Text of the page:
Two visits in 1930 and 1931 were reported together, the inspector noting: "At the earlier visit there were 51 on roll; the numbers have now fallen to 36, a much more manageable quantity. Of the children present in 1930, 8 presented special difficulties, such as Mental Deficiency, Chorea, Fits, Asthma, and migration through many schools. Seven of these have left or been excluded on medical certificates. Their last examination papers show improvement. Six others have left whose work also showed a great change for the better in the past two years….As far, then, as the 7-11 section….on this record, and on the work seen in progress at the two visits, the Head Mistress may be congratulated. It is not, however, so satisfactory in the Infants' section, where the tendency to help the children over difficulties in reading and the absence of a properly considered scheme of instruction in this subject result in grave backwardness".
The next report, in 1934, was more promising: "The work of the Infants' section has much improved owing to better methods of Instruction adopted since the last report". the older children continued "to do well" and one child in particular was singled out "In particular the advance in reading of a mentally defective boy, who, curiously enough, is unusually shaky in the use of his hands, and the speech work in this and other cases call for recognition". The final report in the book dates to 1937 when the improvements were marked: "This small school in the heart of the country is conducted with remarkable success by an understanding Head Teacher, who has the complete confidence of the children….The Mistress takes great interest in new developments, attending courses - which involve late hours and long walks late at night - in Luton and elsewhere; and deserves every credit for what she is doing. She supervises the Infants' class, where the Supplementary Teacher is now becoming more useful, with patience; and deals with the more backward children from two large families with kindness and success".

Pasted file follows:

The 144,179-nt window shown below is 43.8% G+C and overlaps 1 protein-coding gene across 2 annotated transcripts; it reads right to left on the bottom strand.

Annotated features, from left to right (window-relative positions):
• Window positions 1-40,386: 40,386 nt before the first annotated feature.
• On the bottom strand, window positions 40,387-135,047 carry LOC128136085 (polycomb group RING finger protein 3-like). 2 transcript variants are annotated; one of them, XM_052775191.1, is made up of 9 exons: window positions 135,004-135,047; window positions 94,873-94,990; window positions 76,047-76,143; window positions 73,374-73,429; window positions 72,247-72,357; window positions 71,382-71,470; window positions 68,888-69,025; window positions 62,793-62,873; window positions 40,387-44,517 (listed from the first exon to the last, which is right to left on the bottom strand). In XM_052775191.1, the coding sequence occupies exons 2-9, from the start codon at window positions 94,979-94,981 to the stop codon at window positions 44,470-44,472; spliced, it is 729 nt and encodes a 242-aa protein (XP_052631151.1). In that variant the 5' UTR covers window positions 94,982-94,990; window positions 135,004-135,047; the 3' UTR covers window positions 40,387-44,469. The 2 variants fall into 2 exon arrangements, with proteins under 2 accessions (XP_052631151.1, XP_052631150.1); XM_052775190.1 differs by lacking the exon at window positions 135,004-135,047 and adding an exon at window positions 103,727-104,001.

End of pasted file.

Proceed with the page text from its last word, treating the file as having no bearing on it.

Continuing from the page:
The third of the great Education Acts was that of 1944 which established the principle of County Primary Schools for children up to the age of 11, at which time they took an examination to determine the nature of the secondary school they would attend until they were 15, the most academically able going to grammar schools, the rest to secondary or secondary modern schools. The act also created two types of successor to the public elementary schools - the Voluntary Aided and Voluntary Controlled schools. Voluntary Aided schools are those in which the Local Education Authority funds the school but the governing body is independent. Voluntary Controlled schools own their own buildings whilst the staff are employed directly by the governors. Studham school became a Voluntary Controlled County Primary School.
Elevation showing additions to Studham County Primary School 1955 [P86/29/2]
In the 1955 plans were drawn up for additions to the school [P86/29/2]. The plans called for new classrooms to be built at the end of a long corridor running from the 1874 school house which had toilets and a store room running off it [P86/29/2].
In the 1970s Bedfordshire County Council introduced comprehensive education, doing away with the 11+ examination and grammar schools and introducing a tier of school between the old County Primary and County Secondary Schools. Thus Lower Schools now taught children aged 4 to 9, Middle Schools from 9 to 13 and Upper Schools from 13 onwards. Studham school became a Voluntary Controlled Lower School.
Studham Lower School April 2007
Today  the school is in modern buildings, completely separated from the 19th century school house. This latter building is now private housing.
The School House January 2010